SLAM provided a 211,000-SF renovation/addition, including new 3-story academic wing, new gym, upgraded vocational wing, fully digital academic areas, improved site circulation, and creation of a new image.
The problem SLAM faced was how to place a larger facility (the building itself, additional parking, and an athletic field) on the same site that was supporting a smaller school.
The current classroom wing was demolished and a new three-story addition replaces the existing two-story academic wing and adds a vertical dynamic to the building form and circulation. The three-story solution helped solve the constrained site issues and increases density during class changes promoting a sense of energy and community.
The linear plan of the existing shop wing has been enriched with a cluster of new forms, providing a variety of spatial experiences that foster a sense of adventure. The contrasting forms of the building express the unique programmatic variations of the technical high school reflecting the diversity of programs and community.
The existing W. F. Kaynor Technical High School was in poor condition, undersized, and in many respects obsolete. Major design goals of this renovation and expansion project included upgraded vocational shops, fully digital academic areas, improved site circulation, and creation of a new image, as well as attracting students by elevating their self-esteem and generating pride in attending a vocational school.
The resulting project transformed this factory-like, 1950’s facility into a state-of-the-art technical school, redefining the image of the vocational high school. The nucleus of the transformed school is a new three-story academic wing with a full-height, skylight capped atrium designed to bring a greater sense of community to the school, while adding a vertical dynamic to what had been a sprawling one-story building.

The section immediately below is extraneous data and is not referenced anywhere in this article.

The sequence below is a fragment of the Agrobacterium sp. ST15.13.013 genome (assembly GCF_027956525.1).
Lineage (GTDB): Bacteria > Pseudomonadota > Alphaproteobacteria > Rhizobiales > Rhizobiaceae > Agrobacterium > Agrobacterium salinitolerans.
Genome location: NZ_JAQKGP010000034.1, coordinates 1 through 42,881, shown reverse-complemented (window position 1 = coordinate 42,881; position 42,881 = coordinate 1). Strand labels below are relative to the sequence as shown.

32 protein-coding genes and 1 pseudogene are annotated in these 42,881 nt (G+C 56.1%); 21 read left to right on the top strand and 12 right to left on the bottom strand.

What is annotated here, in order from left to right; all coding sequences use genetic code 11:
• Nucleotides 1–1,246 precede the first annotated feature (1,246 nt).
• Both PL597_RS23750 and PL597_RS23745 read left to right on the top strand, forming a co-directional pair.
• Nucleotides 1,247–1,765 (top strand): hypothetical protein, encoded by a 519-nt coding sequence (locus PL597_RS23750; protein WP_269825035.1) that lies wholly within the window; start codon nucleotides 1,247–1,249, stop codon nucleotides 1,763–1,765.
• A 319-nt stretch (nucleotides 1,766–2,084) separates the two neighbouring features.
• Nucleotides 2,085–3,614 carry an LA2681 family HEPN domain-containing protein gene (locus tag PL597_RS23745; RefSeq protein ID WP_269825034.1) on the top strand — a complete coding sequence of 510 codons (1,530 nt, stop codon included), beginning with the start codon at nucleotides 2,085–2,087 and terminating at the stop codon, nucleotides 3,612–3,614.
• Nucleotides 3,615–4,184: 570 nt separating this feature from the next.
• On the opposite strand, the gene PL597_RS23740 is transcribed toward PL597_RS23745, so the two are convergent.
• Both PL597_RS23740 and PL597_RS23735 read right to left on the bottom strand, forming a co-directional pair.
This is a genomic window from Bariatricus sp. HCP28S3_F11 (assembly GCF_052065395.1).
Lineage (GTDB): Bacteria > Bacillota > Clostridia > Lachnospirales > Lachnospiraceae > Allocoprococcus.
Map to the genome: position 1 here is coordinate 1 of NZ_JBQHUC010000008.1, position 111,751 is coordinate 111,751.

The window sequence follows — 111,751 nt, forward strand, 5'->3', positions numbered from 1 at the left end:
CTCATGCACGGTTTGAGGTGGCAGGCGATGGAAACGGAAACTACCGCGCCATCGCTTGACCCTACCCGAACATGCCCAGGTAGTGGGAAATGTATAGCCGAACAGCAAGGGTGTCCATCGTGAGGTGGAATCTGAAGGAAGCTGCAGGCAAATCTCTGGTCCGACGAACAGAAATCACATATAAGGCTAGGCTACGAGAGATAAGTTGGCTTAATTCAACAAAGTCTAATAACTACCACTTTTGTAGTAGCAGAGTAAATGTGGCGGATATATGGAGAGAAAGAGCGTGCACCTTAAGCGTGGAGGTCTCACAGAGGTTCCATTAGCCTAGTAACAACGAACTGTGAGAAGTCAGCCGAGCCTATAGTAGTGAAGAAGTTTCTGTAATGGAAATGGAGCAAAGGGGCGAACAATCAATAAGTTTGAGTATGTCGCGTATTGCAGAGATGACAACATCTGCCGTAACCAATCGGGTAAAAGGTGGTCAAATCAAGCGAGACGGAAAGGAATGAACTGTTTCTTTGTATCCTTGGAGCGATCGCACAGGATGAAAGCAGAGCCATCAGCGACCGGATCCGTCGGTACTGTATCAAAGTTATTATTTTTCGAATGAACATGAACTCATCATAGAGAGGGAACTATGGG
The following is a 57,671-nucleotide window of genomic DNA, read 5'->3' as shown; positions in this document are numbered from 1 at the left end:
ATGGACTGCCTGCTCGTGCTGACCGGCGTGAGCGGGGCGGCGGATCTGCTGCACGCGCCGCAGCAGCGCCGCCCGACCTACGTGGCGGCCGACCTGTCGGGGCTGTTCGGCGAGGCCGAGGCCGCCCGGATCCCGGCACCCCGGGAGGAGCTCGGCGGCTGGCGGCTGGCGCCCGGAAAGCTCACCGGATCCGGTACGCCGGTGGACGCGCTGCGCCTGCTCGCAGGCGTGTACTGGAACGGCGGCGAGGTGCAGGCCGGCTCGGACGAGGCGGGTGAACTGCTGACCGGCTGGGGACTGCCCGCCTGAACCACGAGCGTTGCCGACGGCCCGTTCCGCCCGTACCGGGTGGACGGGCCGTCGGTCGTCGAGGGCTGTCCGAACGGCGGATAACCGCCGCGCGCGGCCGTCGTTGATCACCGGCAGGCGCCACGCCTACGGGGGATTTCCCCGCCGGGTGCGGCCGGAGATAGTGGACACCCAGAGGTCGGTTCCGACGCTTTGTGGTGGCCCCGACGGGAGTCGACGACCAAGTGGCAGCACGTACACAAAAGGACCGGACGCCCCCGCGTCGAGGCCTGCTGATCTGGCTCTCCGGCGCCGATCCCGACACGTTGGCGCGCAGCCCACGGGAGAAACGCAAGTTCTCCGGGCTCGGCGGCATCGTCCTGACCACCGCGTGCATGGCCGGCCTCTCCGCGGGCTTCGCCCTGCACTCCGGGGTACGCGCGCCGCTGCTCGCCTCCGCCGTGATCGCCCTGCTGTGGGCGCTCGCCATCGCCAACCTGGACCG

An open stair winding up the side of the atrium makes a theatrical event out of regular classroom changes. The combination of the new vertical/radial classroom wing with the horizontal/linear organization of the shop wing provided a variety of spatial experiences that the school did not have previously.
While the old facility was built on a factory model which stressed job–related manufacturing and industrial skills with large shop areas and fewer academic spaces, the new program called for a well-balanced, academic, technical and vocational curriculum requiring additional classrooms, science labs and a digital media center.
The school enrollment has increased rapidly (to capacity) since its modernization and there is a wait list of students wishing to attend the school. A bold image for education in this urban community is also celebrated, enticing citizens to become consumers of the many student services offered within.
Sustainable design elements of the project included building orientation, reuse of existing site and portions of the structure, compact footprint and extensive daylighting which reduced the overall operating cost of the expanded facility
The building is sleek, modern, and beautiful. The bright, sun-washed building has a positive energy which seems to affect the way we operate. To say that a building does not affect school climate would be foolish; it certainly does. The students and staff enjoy coming to school, and the building is a big part of that.